The Closet Moderate: December 2010

Friday, December 17, 2010

Google better back up off me!

Slate is reporting that Google's new prototype laptop keyboard lacks the internet's favorite key: CAPS LOCK.  Don't get me wrong: it's an idea whose time has come.  Caps Lock hasn't been useful in most internet users' lifetimes.  So good riddance.  But click through to that Slate article, and see what they've replaced it with: a search key.  I have one of these keys on my Android phone and, let me tell you, it's good for one thing and one thing only: accidentally hitting it while trying to push another button.  That's the only way this button gets any use on my phone, and the only way it ever will be used on computers.

But here's my bigger concern: the bright young men who run Google are starting to think they can fix everything.  In the field of advertizing and search engines, I support their efforts.  Even this Caps Lock think, as far as it goes, is not terrible.  But they should watch how they fool around with the rest of the keyboard.  These guys have a fin-de-siècle optimism and faith in humanity's willingness to accept rational change.  At the fin of the last siècle, this feeling as applied to language manifested itself in spelling reform.  Theodore Roosevelt was a big fan of this, and even tried to get the federal government to spell words like thru and thoro in new-fangled ways.  Thankfully, the inertia of the bureaucracy was too much even for TR to overcome.

Google, I implore you: Learn from Teddy's mistakes.  Keep your search-optimizing hands off my irregular spelling!

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Monday, December 06, 2010

You wanted bi-partisanship? Here is is:

I don't claim to speak for all of by co-bloggards here, but I think we'll all agree that this bi-partisan compromise out of Washington is a dumbfuck idea.  Alone among the Closet Moderates, I thought there would never be a tax cut I didn't like, but I was wrong.  Listen to the details of this purposed compromise:

  • Extend all Bush-era tax cuts for all income levels for two years,
  • Extend unemployment benefits beyond 99 weeks, and 
  • Reduce the employee's contribution to Social Security from 6.2% to 4.2% for one year (the employer's contribution would, it appears, remain at 6.2%)
These arrangements strike me as, in order, half-assed, bad, and what-the-fuck.  Extending tax cuts for two years is, I suppose, a victory, but it just delays resolution of the uncertainty that has been a part of the tax code since 2001.  Businesses are not going to invest based on a tax clause unless they know that the clause will be in effect for the foreseeable future.  Congress may not think past their next election, but the owner of a business must consider long-term effects of policy on his bottom line before investing.  This extension just delays the inevitable decision.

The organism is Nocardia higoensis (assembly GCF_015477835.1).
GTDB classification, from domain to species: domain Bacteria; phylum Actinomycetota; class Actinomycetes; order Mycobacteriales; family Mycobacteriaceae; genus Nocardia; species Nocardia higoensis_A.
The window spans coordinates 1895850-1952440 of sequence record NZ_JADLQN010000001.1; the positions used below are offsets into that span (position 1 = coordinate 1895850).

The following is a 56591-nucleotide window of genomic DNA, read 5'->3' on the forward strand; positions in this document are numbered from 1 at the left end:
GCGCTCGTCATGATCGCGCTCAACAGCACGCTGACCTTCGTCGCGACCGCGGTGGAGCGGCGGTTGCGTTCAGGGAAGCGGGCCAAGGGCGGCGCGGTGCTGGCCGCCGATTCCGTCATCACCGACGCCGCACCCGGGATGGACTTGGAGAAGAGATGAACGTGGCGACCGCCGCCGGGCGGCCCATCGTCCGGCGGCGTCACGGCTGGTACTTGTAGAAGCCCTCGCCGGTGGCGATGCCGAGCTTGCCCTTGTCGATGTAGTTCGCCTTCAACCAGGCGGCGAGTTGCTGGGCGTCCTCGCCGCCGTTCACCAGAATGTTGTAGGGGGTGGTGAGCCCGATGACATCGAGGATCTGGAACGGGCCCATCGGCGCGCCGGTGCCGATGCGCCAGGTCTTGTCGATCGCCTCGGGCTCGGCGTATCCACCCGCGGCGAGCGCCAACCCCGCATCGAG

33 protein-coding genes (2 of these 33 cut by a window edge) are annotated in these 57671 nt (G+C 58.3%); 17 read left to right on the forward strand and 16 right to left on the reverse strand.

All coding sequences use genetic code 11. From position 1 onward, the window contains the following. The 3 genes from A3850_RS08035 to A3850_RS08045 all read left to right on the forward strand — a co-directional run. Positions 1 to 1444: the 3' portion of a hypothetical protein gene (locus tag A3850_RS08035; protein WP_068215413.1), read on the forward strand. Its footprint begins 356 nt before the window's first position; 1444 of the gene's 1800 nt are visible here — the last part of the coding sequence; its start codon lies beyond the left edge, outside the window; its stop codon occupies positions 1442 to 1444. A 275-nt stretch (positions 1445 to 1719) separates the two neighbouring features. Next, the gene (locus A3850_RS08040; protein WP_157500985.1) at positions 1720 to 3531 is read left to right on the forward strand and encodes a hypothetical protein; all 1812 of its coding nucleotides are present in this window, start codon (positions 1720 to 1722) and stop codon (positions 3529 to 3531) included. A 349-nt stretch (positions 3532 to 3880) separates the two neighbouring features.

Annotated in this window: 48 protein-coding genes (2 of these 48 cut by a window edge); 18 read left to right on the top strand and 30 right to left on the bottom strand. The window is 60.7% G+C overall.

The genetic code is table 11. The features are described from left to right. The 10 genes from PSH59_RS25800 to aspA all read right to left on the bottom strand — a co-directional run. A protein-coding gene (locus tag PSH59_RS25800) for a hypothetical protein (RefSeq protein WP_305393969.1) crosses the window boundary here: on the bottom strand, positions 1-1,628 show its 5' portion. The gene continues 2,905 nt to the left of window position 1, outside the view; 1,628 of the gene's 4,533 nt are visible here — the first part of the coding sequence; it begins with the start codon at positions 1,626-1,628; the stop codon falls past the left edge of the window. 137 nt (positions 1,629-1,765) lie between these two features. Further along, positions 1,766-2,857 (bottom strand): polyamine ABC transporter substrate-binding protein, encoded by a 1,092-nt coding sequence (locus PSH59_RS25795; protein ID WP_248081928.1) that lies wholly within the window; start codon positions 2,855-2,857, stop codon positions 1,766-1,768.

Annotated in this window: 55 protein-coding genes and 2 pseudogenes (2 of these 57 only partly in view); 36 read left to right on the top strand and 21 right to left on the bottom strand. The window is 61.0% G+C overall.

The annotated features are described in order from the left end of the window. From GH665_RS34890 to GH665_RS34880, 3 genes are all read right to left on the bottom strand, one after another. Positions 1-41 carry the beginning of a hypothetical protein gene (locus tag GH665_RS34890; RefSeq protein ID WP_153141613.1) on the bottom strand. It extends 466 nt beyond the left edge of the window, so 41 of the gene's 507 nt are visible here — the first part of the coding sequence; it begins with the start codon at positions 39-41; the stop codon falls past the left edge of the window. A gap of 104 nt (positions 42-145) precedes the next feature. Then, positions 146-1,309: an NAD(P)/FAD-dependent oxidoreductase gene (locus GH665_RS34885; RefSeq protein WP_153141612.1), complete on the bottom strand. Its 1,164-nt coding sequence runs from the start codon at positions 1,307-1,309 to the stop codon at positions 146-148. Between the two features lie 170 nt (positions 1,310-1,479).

Stretching the unemployment benefits into a third year of indolence offers a host of other problems, but this is a compromise, after all, and if Obama wants to get something for his non-working-class base, so be it.

The third part, however, if what really gets my goat.  Through all my life, and the lives of my co-bloggards, I heard the tale of how Social Security is going bankrupt.  And it is.  But at a time when cooler heads are talking about pushing back the retirement age or decreasing the growth in benefits, President Obama would rather decrease the amount being paid into the trust fund without decreasing the amount being paid out!  In this political age when everyone is supposed to be concerned about deficits, when we see Greece and Ireland falling under the weight of their own fantastical interest payments, the bi-partisan solution out of Washington is to spend more, tax less, and call it progress.  This extremely temporary tax cut isn't going to magically "grow" jobs, as though the government could sow handouts and reap employment. 

It's a phantasm; it's a charade; it's bullshit.

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Nanny-Statism We Can Believe In

The Denver Post Reports:
Schaetzle and a number of his similarly shocked patrons pointed out that both waistlines and blood-alcohol levels could suffer as a result of banning low-alcohol — read, low-calorie — beers from taverns and restaurants.

The Celtic could carry another stout—Guinness teeters right at the cutoff point between the low- and high-alcohol label—but Schaetzle won't be happy about giving up a brew he feels is more authentically Irish.

"It's ridiculous," he said, grabbing for a bottle of wine under the bar. "I don't understand why the nanny state would (ban beers) when the other stuff is three, four and five times more alcohol by volume. It's going to hurt a lot of places."
Bars that sell bottles of 3.2 beer are an offense to all creatures great and small.

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